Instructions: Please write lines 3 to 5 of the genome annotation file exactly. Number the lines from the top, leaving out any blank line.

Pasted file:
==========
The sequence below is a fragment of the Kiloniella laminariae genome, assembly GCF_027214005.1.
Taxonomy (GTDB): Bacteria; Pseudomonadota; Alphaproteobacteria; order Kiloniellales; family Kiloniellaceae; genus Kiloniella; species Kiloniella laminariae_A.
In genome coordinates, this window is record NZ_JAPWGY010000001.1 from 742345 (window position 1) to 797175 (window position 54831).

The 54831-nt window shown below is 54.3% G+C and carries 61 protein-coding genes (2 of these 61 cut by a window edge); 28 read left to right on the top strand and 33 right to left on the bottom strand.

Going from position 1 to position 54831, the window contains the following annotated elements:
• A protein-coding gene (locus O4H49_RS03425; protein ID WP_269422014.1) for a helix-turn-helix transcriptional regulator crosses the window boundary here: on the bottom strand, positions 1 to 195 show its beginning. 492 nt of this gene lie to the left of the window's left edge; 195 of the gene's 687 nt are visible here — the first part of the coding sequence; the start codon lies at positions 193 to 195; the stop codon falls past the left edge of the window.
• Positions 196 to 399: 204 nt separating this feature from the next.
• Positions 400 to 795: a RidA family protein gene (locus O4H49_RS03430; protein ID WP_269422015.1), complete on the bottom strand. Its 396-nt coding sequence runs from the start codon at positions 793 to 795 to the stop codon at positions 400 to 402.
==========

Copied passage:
In genome coordinates, this window is record NZ_JAPWGY010000001.1 from 742345 (window position 1) to 797175 (window position 54831).

The 54831-nt window shown below is 54.3% G+C and carries 61 protein-coding genes (2 of these 61 cut by a window edge); 28 read left to right on the top strand and 33 right to left on the bottom strand.

Going from position 1 to position 54831, the window contains the following annotated elements: